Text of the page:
One of the longest and deepest traditions surrounding the University of Wisconsin, the Wisconsin Idea signifies a general principle: that education should influence people’s lives beyond the boundaries of the classroom. Synonymous with Wisconsin for more than a century, this “Idea” has become the guiding philosophy of university outreach efforts in Wisconsin and throughout the world.
The genesis of the Wisconsin Idea is often attributed to former UW President Charles Van Hise, who in a 1904 speech declared, “I shall never be content until the beneficent influence of the University reaches every home in the state.” As president from 1903 to 1918, Van Hise saw that vision carried out by creating the university’s extension division, which oversaw summer courses and other programs that brought university knowledge directly to state citizens. He also took advantage of his friendship with Governor Robert M. La Follette, a former classmate at the university, to help forge closer ties between the university and state government; during the early part of the 20th century, faculty experts consulted with legislators to help draft many influential and groundbreaking laws, including the nation’s first workers’ compensation legislation, tax reforms and the public regulation of utilities.
These activities would not formally be described as “The Wisconsin Idea” until 1912, when Charles McCarthy described the philosophy in a book by that name. By that time, Wisconsin had developed a national reputation for legislative innovation, and McCarthy, the state’s legislative librarian, was overwhelmed by requests for background on the state’s progressive reforms. As President Theodore Roosevelt wrote in the introduction to McCarthy’s book, “In Wisconsin there has been a successful effort to redeem the promises by performances, and to reduce theories into practice.”
In those days, most people understood the Wisconsin Idea as narrowly defining this unique experiment in popular government, in which Wisconsin’s public university played a significant role in helping shape its legislation. Faculty served widely on advisory boards and applied their knowledge to help guide the state’s administration. Over time, however, the Idea has come to signify more broadly the university’s commitment to public service — a mission that substantially predates the progressive political era.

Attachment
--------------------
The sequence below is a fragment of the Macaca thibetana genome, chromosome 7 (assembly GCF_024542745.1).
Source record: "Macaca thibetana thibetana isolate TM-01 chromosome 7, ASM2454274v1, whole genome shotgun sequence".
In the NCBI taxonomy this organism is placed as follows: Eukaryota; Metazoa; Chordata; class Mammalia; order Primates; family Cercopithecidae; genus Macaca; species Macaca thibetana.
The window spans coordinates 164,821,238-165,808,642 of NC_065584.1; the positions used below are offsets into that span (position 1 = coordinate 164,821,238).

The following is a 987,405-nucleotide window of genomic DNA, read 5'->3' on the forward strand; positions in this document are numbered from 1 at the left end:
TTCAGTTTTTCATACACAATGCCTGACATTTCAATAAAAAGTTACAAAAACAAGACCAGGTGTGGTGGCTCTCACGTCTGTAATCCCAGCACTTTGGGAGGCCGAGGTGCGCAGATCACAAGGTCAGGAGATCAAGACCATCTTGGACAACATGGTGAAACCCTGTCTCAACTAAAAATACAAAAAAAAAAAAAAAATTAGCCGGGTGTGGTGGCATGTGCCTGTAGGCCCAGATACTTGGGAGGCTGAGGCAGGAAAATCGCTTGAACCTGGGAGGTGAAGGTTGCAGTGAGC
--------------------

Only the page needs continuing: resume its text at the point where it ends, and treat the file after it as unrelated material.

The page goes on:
As early as the 1870s, UW president John Bascom implored his students — La Follette and Van Hise among them — that they had a moral duty to share their expertise broadly. And as early as the 1880s, the university began summer Farmers’ Institutes to introduce state farmers to new techniques and technology. These classes, along with research breakthroughs such as Stephen Babcock’s butterfat milk test, helped a poor, struggling state move beyond its single-grain farming and establish itself as a national leader in dairy and other agricultural industries. During the latter part of the 19th century, the university began similar programs for teachers and engineers, all with the goal of leveraging university knowledge to improve the quality of life in Wisconsin.
Although Van Hise is most often credited for articulating the philosophy underlying the Wisconsin Idea, its definition has evolved through the university’s history and still means many things in different circles. (Perhaps because of this, Van Hise expressed in a 1917 letter to Felix Frankfurter his “repugnance to the use of the phrase.”) A more modern definition of the Idea began to emerge in the 1930s, when a university publication described it as the notion that “the boundaries of campus are the boundaries of the state.” Although it isn’t clear who first used these words, they remain true today. In the spirit of the Wisconsin Idea, the university continues to seek ways to extend its influence beyond the boundaries of campus.